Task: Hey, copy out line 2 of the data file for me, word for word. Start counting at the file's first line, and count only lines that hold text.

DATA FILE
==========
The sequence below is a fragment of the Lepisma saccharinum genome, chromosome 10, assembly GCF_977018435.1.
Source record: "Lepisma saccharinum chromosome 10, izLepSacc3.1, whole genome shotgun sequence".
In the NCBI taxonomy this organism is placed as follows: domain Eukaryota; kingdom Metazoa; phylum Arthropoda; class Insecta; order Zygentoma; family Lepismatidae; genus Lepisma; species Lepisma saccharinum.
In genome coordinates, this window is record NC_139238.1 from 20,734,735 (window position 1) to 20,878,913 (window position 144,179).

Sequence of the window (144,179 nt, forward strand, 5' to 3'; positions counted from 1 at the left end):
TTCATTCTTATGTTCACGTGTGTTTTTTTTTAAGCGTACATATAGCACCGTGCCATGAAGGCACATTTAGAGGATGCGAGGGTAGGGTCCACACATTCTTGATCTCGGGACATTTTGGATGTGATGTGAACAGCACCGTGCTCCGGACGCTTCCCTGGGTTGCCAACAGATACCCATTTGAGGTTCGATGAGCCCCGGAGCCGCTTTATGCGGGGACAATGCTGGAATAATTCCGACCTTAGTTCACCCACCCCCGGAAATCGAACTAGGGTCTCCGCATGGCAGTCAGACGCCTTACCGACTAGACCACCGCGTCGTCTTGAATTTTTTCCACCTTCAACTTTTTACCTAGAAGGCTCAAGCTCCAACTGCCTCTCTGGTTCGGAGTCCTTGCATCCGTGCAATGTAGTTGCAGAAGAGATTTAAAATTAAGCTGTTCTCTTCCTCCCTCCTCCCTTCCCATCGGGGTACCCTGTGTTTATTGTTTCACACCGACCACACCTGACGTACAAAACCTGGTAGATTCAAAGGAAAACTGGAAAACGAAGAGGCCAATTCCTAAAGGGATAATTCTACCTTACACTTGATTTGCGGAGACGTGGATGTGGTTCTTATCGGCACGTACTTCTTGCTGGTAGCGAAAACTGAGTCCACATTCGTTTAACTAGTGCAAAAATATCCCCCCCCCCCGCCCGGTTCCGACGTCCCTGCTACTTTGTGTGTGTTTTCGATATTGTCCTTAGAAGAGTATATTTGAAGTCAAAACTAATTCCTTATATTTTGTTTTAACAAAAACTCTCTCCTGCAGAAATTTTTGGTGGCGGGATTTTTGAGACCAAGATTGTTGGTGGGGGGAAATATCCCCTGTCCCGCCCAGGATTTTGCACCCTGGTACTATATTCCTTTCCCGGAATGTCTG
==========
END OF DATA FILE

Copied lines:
Source record: "Lepisma saccharinum chromosome 10, izLepSacc3.1, whole genome shotgun sequence".